Infinity Hall Live
This concert series celebrates the music and energy of groundbreaking American artists. The acoustically perfect Infinity Music Hall, a historic 130-year-old venue in Norfolk, Connecticut, provides an intimate setting for engaging, authentic and heartfelt performances by an eclectic group of musicians. Candid interviews with band members provide a window into their motivations, their inspirations and their unique styles. Cameras also eavesdrop on backstage preparations, providing a glimpse into the creative process, as well as a sense of the behind-the-scenes anticipation and nervous energy at the heart of any live concert.
Infinity Hall Live Previous Broadcasts
Keb' Mo' (Episode #103H)
KQED Life: Mon, Jun 17, 2013 -- 10:00 PM
Contemporary blues musician and three-time Grammy winner Keb' Mo' takes the stage alongside his band of top musicians. With Les Falconer III on drums, Vail Johnson on bass, Michael Hicks on keyboards, Kevin So on keyboards and guitar and Jeff Paris on guitar, mandolin and harmonica, the band's full sound and Mo's incomparable blues style engulf the elated audience. Keb' Mo' - formerly known as Kevin Moore - was born in South Los Angeles to parents from the Deep South. Often described as a living link to the seminal Delta blues of the past, he describes his style as a combination of the music he grew up listening to: blues, country, soul and folk. "I'm kind of a hybrid version of all those things thrown together," he says. His multi-faceted career includes portraying one of his blues influences, Robert Johnson, in the 1998 documentary Can't You Hear the Wind Howl? Mo' and his band open the show at Infinity Hall with "Inside Outside, " a song from his most recent album, Reflection. Mo' describes the album as the "culmination of all of my influences throughout my career." He also treats the crowd to his slow groove single "The Whole Enchilada," which he describes as a song that "reminds us men that when you are out there courting and falling in love that there's just a few things to keep in mind." Television fans will recognize his tune "I See Love," the theme song from the CBS sitcom Mike & Molly. Plus, the band doesn't disappoint with "Life is Beautiful" from his 2006 release Suitcase, and several other songs from his Grammy award-winning albums. This program captures the energy of the crowd during Mo's rousing performance. The band closes the show on a high note with the inspirational "A Better Man," a song created for the charity organization "Playing for Change" which inspires peace in the world through music.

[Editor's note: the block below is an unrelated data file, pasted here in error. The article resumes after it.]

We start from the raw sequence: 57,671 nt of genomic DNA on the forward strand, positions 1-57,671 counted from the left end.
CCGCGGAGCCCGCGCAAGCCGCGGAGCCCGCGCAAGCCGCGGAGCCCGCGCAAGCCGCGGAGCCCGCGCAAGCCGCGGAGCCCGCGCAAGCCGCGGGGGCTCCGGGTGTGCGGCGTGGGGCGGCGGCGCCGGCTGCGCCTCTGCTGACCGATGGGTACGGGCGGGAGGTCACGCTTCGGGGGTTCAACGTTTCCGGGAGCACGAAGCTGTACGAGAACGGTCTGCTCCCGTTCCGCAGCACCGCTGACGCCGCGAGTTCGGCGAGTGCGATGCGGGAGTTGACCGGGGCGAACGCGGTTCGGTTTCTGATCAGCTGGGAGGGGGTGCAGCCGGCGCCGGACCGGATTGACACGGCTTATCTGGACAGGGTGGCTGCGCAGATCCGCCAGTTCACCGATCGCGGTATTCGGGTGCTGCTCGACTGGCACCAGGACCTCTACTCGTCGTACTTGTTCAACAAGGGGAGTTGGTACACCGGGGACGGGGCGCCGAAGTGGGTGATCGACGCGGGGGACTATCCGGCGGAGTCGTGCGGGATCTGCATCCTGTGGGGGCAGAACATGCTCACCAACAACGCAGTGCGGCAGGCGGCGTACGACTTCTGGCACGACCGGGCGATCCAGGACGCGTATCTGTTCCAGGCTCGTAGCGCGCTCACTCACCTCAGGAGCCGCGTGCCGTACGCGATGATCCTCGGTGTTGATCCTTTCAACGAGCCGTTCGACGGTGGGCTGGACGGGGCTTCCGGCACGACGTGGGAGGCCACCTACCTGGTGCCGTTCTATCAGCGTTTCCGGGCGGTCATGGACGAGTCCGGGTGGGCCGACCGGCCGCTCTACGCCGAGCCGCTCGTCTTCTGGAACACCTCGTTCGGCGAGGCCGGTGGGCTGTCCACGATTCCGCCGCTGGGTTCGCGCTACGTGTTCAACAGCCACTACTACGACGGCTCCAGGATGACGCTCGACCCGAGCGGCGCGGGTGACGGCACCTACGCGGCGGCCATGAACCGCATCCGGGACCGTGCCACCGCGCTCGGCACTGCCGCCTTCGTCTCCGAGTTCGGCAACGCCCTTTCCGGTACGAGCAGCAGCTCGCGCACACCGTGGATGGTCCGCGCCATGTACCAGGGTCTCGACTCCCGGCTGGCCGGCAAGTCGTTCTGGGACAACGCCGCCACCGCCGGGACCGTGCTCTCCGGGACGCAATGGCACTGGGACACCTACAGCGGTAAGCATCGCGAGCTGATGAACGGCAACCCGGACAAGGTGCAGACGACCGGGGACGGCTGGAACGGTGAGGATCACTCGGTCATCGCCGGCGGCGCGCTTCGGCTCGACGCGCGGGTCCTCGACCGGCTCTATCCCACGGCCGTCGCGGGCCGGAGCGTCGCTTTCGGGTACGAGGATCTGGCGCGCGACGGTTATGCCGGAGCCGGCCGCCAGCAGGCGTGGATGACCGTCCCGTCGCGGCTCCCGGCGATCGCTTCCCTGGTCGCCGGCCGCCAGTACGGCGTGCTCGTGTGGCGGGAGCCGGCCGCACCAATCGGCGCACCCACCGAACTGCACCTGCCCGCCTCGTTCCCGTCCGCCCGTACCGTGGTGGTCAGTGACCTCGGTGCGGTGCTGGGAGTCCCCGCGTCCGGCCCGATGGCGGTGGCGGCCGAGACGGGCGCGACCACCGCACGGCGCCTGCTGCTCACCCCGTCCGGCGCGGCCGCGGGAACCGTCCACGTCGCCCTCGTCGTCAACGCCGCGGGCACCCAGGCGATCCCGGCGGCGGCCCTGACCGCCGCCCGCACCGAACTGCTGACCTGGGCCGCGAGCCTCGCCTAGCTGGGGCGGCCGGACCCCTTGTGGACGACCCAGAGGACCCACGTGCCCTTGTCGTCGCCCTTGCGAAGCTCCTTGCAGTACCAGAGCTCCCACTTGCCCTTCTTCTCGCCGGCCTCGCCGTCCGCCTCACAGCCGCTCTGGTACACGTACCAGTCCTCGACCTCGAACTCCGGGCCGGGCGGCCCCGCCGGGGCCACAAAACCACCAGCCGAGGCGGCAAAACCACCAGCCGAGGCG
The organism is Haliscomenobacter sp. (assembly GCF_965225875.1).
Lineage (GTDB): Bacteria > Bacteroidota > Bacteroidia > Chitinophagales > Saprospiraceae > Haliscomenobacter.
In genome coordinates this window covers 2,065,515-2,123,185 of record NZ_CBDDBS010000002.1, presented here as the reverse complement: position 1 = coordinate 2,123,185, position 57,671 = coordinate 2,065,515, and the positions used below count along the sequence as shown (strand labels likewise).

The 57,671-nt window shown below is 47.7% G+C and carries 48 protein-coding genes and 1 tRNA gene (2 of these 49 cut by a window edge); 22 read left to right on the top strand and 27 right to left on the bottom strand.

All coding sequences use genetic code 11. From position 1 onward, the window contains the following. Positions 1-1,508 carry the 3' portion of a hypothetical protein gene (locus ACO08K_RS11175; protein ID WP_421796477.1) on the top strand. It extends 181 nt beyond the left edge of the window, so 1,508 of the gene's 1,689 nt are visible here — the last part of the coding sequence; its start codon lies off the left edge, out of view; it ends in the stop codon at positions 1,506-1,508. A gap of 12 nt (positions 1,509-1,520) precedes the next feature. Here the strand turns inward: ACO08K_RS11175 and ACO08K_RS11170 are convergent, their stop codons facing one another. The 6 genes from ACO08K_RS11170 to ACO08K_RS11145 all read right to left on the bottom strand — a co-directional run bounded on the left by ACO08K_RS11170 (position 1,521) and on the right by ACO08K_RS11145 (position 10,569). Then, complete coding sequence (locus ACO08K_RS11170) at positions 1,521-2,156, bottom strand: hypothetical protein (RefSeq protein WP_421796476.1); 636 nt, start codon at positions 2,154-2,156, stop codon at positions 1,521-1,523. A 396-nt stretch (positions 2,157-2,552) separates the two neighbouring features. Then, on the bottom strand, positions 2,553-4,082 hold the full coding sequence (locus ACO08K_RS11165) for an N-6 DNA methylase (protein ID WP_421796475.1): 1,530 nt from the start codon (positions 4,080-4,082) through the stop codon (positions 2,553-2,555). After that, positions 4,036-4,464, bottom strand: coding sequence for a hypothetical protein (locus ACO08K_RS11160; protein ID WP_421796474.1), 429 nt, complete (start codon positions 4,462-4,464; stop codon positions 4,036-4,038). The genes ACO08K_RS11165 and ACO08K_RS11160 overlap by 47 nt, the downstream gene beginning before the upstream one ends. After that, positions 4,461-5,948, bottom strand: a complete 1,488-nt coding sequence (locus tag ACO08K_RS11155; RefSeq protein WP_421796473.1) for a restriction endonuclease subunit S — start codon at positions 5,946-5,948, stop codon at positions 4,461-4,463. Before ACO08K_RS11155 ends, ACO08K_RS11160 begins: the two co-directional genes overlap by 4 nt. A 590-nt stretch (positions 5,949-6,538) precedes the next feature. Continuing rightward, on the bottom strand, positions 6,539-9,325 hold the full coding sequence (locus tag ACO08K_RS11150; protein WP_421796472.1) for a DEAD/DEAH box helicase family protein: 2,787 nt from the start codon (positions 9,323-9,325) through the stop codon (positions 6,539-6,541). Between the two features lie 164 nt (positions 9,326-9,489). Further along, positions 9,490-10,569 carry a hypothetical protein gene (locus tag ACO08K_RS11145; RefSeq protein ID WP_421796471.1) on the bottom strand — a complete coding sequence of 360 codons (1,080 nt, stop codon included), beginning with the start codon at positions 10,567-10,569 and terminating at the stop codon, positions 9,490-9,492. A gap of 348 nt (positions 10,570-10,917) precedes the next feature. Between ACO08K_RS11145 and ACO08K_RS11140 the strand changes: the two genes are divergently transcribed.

- KQED Life: Tue, Jun 18, 2013 -- 4:00 AM
Dawes (Episode #112H)
KQED Life: Sat, Jun 15, 2013 -- 7:00 PM
The venue is packed as Los Angeles-based band Dawes takes the stage. Although they could have filled an even larger venue, the intimate atmosphere at Infinity Hall is welcomed by guitarist and lead vocalist Taylor Goldsmith. "I'm pretty sure venues like this are exactly what our music is meant to be played in. No bigger, no smaller. This is exactly perfect," he told the audience after opening with "That Western Skyline" and "The Way You Laugh." With his brother Griffin Goldsmith on drums and vocals, Tay Strathairn on keyboards and vocals, and Wiley Gelber on bass, the foursome's carefully crafted rhythms and tight harmonies have been compared to the Laurel Canyon sound of Crosby, Still and Nash and Neil Young. Taylor commented on Dawes' chemistry both musically and personally. "We're all extremely close," says Taylor. "I don't think this would work if we weren't. A big part of our careers and our time spent playing music is on the road." The band puts an emphasis on its live sound, even turning to traditional methods when recording albums. Strathairn points out that the band records on two-inch tape, laying down an entire track at once rather than recording each part separately. "The performance becomes paramount. We're all in a room, and they say go, and you have to do a whole take of a whole song. We're a live band essentially, and I think that captures us a bit," he says. The group tours extensively and considers its live performances to be its greatest asset. "Music being what it is today, where the value of the record isn't what it was and people could take it for free if they want, the only way to carve out a career for yourself is playing on stage and playing shows and having people come out to the shows. It's always been the best way to spread the word about the band," says Taylor. True to his word, Taylor shows his appreciation for the audience by turning his microphone stand toward the singing crowd as they belt out the chorus line during an inspirational rendition of "When My Time Comes." Dawes closes the show with "Time Spent in Los Angeles," the song they played in June 2011 while performing on The Late Show with David Letterman.
- KQED Life: Sun, Jun 16, 2013 -- 1:00 AM
The Best of Infinity Hall Live (Episode #113H)
KQED Life: Mon, Jun 10, 2013 -- 10:00 PM
The Best of Infinity Hall Live - a compilation of the best performances and interviews from the first season of shows.
- KQED Life: Tue, Jun 11, 2013 -- 4:00 AM